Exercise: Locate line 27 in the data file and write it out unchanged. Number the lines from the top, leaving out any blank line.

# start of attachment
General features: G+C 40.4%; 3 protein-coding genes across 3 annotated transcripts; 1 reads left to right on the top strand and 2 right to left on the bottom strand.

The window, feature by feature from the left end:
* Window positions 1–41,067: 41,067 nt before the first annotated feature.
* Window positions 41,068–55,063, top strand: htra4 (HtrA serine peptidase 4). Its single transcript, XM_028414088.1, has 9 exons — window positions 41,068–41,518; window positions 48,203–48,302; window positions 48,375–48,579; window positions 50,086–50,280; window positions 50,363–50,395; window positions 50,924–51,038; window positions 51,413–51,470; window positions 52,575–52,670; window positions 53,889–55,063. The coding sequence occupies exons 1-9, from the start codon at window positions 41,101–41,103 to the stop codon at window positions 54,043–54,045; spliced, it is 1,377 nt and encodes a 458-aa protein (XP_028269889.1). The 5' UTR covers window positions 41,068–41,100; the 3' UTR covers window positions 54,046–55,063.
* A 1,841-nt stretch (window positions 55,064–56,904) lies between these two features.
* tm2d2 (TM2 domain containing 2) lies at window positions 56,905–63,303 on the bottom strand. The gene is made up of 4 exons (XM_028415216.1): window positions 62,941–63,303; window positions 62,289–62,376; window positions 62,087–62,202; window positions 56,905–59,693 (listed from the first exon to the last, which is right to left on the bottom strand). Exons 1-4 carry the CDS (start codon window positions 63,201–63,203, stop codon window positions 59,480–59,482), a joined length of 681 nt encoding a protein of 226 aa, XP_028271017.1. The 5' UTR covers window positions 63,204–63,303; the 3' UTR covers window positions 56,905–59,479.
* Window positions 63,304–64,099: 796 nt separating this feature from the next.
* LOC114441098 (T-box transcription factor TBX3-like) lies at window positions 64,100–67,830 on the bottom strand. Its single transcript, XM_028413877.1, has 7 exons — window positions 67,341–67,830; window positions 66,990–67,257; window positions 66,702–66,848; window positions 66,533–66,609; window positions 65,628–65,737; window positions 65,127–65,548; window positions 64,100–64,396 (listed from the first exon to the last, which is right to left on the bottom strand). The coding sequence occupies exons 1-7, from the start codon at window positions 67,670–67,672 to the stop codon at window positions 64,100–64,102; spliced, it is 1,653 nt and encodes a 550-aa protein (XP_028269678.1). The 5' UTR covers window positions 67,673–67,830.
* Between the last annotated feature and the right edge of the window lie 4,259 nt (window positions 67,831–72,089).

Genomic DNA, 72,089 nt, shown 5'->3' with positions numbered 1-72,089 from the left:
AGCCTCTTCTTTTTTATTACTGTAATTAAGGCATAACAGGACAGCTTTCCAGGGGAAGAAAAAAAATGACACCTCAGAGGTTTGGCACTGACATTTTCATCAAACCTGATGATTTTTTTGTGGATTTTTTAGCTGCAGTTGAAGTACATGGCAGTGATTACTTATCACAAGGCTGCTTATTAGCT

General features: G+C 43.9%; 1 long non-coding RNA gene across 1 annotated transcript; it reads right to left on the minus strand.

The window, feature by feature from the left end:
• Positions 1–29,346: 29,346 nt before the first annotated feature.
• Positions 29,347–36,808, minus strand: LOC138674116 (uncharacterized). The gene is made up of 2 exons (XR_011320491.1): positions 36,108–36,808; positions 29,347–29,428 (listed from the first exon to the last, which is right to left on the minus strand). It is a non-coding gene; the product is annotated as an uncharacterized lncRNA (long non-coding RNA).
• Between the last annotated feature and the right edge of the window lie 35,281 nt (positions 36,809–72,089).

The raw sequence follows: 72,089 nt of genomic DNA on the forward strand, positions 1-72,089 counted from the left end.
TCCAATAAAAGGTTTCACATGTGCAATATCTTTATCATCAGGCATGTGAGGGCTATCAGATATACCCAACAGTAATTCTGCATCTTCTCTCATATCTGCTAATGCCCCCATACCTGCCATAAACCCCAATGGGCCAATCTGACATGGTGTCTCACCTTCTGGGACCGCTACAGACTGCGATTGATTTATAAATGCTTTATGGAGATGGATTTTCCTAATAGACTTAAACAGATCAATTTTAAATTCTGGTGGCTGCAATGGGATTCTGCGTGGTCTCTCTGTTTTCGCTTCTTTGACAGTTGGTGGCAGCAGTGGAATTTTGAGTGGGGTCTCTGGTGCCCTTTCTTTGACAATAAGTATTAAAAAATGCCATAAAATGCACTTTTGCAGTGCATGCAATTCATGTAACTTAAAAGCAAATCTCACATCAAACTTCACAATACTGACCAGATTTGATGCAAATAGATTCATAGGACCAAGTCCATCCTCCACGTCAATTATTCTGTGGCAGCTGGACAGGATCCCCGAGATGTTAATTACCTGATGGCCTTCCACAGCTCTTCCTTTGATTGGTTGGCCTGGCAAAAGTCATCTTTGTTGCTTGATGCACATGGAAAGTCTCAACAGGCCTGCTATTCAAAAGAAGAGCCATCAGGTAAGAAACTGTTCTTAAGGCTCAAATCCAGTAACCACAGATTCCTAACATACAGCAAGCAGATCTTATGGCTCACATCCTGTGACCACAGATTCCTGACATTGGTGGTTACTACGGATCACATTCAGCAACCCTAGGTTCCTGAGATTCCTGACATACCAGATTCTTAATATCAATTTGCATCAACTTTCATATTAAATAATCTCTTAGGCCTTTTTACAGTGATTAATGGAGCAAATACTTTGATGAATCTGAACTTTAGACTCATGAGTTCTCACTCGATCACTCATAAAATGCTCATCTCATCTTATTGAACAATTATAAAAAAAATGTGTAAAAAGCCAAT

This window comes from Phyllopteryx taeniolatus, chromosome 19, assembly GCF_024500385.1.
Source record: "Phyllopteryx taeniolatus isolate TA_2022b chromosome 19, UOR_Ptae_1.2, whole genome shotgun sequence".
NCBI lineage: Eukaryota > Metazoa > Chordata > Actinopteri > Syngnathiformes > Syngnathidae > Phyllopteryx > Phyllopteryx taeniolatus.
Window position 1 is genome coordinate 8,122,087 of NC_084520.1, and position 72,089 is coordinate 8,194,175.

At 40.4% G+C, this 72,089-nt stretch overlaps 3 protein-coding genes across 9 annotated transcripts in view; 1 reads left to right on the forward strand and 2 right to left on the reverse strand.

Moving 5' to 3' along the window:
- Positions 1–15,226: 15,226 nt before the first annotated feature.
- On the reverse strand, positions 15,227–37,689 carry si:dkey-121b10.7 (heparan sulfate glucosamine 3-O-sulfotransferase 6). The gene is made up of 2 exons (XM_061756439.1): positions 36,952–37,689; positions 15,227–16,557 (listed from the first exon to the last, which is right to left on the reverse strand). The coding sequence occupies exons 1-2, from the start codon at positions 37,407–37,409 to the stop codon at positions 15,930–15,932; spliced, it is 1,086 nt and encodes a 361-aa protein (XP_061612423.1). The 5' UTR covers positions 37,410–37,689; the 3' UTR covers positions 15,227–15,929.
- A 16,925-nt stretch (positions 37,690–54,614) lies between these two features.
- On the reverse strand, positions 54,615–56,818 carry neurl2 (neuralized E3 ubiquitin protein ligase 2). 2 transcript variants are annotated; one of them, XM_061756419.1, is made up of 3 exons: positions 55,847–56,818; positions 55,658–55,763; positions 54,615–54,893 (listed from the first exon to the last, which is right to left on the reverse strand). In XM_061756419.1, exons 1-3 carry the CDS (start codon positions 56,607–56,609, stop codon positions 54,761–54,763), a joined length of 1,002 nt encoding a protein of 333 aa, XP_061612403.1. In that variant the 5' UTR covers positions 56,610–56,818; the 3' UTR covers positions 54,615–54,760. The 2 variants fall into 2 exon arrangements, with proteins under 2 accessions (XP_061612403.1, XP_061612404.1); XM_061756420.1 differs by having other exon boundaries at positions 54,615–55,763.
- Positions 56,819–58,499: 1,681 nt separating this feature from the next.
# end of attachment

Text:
- A 16,925-nt stretch (positions 37,690–54,614) lies between these two features.